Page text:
The CFP aims to support the development of systems and technologies to enable innovations within the wide-ranging use of UAS. The maximum funding available for each project is S$1.5 million (US$1.09 million), or up to 50 per cent of the total project qualified costs.
Outlining the potential development of UAS for shore-to-ship deliveries, the winning proposal from Wilhelmsen Ships Service highlighted how UAS delivery could improve safety, productivity and efficiency.
With a quicker response rate and turnaround time compared to traditional launch boat deliveries, Wilhelmsen believes delivery by UAS has the potential to lower shore-to- ship delivery costs by up to 90 per cent , as well as removing the safety risks inherent with delivery via launch boat.
SINGAPORE's port terminal operator, PSA International Pte Ltd, is expanding its global footprint after inking an agreement to acquire 60 per cent of Ashcroft Terminal, a 320-acre transload and storage terminal in British Columbia, Canada, located 300 kilometres from the port of Vancouver.
PSA said a Canadian subsidiary will purchase the majority stake in the privately owned inland port facility that is served by both Canadian National (CN) Railway and Canadian Pacific Railway. These class 1 railroad lines transport import and export cargo to and from the port of Vancouver, across Canada and as far as Chicago and other North American markets.
PSA group CEO Tan Chong Meng said: "Ashcroft Terminal is PSA's first foray into Canada and offers us an entry point into the hinterland supply chain for the North American market, as well as an opportunity to increase our capabilities in intermodal and inland container depot (ICD) operations.
"The terminal's strategic location allows us to establish a common user ICD and provide greater options to cargo owners and consignees. We will partner with shipping lines, rail operators and trucking companies to implement a more robust, efficient and cost-effective supply chain solution to serve the needs of major exporters in western Canada."
Ashcroft currently services natural resource industries, including agriculture, mining, forestry and oil and gas by providing transloading, fleet management, railcar storage and logistics solutions, reported American Shipper.
Ashcroft plans to invest CAD28 million (US$21.4 million) to strengthen its inland port and container handling capabilities and the terminal is slated to receive a new rail link to the CN main line, additional rail track of existing infrastructure, an internal road system and a multi-commodity storage facility.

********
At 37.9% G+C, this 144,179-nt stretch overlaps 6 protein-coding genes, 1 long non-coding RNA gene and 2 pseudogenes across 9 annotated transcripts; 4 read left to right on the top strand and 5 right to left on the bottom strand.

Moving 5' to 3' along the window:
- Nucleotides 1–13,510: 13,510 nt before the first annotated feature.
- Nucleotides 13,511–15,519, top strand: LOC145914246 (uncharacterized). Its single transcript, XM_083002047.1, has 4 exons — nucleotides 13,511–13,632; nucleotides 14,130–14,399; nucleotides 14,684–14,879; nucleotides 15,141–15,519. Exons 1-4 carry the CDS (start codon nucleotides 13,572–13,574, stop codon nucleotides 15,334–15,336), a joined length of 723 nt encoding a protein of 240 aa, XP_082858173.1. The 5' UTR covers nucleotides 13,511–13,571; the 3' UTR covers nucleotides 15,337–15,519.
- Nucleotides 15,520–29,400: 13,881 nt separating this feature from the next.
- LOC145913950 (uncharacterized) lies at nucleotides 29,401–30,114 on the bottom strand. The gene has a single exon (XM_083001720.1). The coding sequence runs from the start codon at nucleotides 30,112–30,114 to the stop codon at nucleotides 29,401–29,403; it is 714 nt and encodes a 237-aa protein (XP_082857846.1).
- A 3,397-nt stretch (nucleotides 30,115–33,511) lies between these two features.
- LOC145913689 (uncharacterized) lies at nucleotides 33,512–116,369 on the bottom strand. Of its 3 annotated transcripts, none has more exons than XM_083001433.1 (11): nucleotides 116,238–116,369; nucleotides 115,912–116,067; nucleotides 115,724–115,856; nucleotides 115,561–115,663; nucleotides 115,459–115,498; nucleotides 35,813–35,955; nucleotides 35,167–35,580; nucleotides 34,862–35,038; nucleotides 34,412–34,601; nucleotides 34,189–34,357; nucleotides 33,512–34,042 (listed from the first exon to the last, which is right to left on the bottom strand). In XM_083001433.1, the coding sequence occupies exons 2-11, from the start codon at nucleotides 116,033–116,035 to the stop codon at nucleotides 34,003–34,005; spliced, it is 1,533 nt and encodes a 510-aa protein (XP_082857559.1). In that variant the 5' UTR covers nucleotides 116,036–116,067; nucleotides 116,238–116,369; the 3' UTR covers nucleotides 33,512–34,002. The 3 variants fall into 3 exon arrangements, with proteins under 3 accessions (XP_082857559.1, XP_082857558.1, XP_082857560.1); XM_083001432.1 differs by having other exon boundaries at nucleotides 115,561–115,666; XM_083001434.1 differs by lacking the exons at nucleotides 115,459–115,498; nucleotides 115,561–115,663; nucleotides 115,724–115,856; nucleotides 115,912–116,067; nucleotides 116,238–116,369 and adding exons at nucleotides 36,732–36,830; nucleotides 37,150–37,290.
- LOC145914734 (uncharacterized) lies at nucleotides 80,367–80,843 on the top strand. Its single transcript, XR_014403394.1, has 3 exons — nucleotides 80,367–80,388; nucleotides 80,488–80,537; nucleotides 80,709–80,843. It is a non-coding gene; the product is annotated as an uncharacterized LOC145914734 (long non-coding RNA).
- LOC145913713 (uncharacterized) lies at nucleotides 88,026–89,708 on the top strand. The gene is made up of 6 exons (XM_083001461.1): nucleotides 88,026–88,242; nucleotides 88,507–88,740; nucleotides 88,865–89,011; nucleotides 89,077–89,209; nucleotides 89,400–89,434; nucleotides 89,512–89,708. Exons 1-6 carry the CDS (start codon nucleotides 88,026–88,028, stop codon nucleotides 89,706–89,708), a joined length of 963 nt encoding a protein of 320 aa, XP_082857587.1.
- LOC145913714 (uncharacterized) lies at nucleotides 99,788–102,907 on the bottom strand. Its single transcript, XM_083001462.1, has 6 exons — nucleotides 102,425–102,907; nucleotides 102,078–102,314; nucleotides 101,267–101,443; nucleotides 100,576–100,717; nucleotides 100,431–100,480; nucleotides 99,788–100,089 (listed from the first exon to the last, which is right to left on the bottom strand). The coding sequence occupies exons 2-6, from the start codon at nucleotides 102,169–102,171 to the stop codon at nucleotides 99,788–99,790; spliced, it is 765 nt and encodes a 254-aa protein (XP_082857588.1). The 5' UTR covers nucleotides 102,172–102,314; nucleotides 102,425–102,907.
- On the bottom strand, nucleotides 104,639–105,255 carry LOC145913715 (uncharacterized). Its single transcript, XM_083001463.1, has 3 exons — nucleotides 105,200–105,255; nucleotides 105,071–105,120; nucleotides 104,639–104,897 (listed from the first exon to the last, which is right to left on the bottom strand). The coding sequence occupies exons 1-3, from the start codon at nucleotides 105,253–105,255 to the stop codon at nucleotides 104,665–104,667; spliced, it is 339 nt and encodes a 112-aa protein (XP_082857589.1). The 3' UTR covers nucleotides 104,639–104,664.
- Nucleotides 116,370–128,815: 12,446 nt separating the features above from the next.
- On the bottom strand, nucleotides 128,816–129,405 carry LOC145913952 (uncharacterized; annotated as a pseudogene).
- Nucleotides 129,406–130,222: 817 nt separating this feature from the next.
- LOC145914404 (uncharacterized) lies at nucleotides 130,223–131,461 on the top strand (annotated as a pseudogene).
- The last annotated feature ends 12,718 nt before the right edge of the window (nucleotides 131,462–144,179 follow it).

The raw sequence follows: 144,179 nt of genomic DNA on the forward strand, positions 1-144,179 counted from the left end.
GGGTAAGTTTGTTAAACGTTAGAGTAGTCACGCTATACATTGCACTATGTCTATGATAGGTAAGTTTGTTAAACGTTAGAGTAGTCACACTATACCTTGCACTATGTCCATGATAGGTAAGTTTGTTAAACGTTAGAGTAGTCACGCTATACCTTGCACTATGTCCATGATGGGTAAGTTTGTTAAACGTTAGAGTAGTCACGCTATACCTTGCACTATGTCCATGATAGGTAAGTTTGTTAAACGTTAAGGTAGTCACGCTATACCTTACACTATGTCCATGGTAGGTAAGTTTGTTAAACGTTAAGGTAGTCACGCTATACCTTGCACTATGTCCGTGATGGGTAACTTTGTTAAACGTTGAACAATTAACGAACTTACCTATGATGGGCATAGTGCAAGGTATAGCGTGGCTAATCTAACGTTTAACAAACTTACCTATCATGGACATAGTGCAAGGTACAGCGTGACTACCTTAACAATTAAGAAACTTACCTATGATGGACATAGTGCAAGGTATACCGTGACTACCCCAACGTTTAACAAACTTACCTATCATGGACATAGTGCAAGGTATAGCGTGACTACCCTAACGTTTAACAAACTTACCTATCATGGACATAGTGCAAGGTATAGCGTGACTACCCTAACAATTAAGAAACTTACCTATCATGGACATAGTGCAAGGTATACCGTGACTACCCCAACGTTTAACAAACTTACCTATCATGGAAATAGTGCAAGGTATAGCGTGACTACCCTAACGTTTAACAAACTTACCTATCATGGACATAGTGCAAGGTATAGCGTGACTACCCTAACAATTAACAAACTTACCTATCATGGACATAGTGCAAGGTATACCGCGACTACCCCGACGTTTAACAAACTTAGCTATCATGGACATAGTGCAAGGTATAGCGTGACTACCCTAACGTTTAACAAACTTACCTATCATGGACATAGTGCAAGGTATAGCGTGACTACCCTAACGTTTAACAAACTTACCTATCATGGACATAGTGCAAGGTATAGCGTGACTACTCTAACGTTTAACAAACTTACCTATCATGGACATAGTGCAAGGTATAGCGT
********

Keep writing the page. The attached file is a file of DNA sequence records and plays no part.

It said: "Transport Canada, through the National Trade Corridors Fund, will provide a grant of up to CAD9.2 million representing one-third of the cost of the project."
THE Nigerian Ports Authority (NPA) has forbidden Maersk and Cosco to operate, alleging that the chaotic congestion at Lagos is caused by carriers' refusal to comply with an NPA directive to open off-dock yards for empties, and not by the intermittent truck strikes, the shipping lines say are responsible.
Yet the situation is unclear, as there are reports that NPA has rescinded its Maersk-Cosco ban, or that officials on the ground are not enforcing it as protests rise from all quarters as congestion mounts, reports the Nigeria Guardian.
The NPA had suspended local operations of Maersk, Cosco Shipping, APS and Lansal at the Port of Lagos from July 14 saying the lines had failed to comply with a directive to provide holding bays for their empties, reports Colchester's Seatrade Maritime News.
Maersk Nigeria said it had fully complied. "It is misguiding for NPA to suspend Maersk Nigeria for failing to acquire and operate holding bays for empty containers, as Maersk operates four holding bays within the Lagos environ with a storage capacity of 8,150 TEU," reported the Nigeria Guardian.
Cosco Shipping stated that it had complied with all local regulations. "We have always kept in close communication with local authorities. Contact with local authorities has confirmed that all of our vessels calling Nigerian ports are operating as scheduled," the Chinese company said.
"Cocso Shipping Lines has encountered low terminal operation efficiency due to truck driver strikes. We are paying close attention to the progress of these strikes and will issue relevant notifications for any necessary updates," said Cosco.
FRENCH shipping giant CMA CGM has announced the acquisition from China Shipping Ports Development (Cosco Shipping Ports) of 10 per cent in CSP Zeebrugge Terminal through its wholly-owned subsidiary CMA Terminals.
CMA CGM is currently the major client of CSP Zeebrugge and accounted for one third of the total throughput of the terminal in 2017. "The strategic partnership between CMA CGM and Cosco Shipping Ports should foster the development of CSP Zeebrugge into a major hub port in Northwest Europe," said the CMA CGM statement.
Cosco Shipping Ports completed the acquisition of the remaining 76 per cent equity interest in CSP Zeebrugge terminal in November 2017 and made it a wholly-owned subsidiary.
The Port of Zeebrugge enjoys a strategic geographic position in Europe and is a transportation hub for traffic everywhere in the world, CMA CGM said.
Zeebrugge is connected to other European countries through road and rail connections, offering the CMA CGM customers many opportunities, the company said.
Said CMA CGM executive officer Farid Salem: "This investment is in line with the group's global strategy and will strengthen CMA CGM's position in the deep-sea container trades."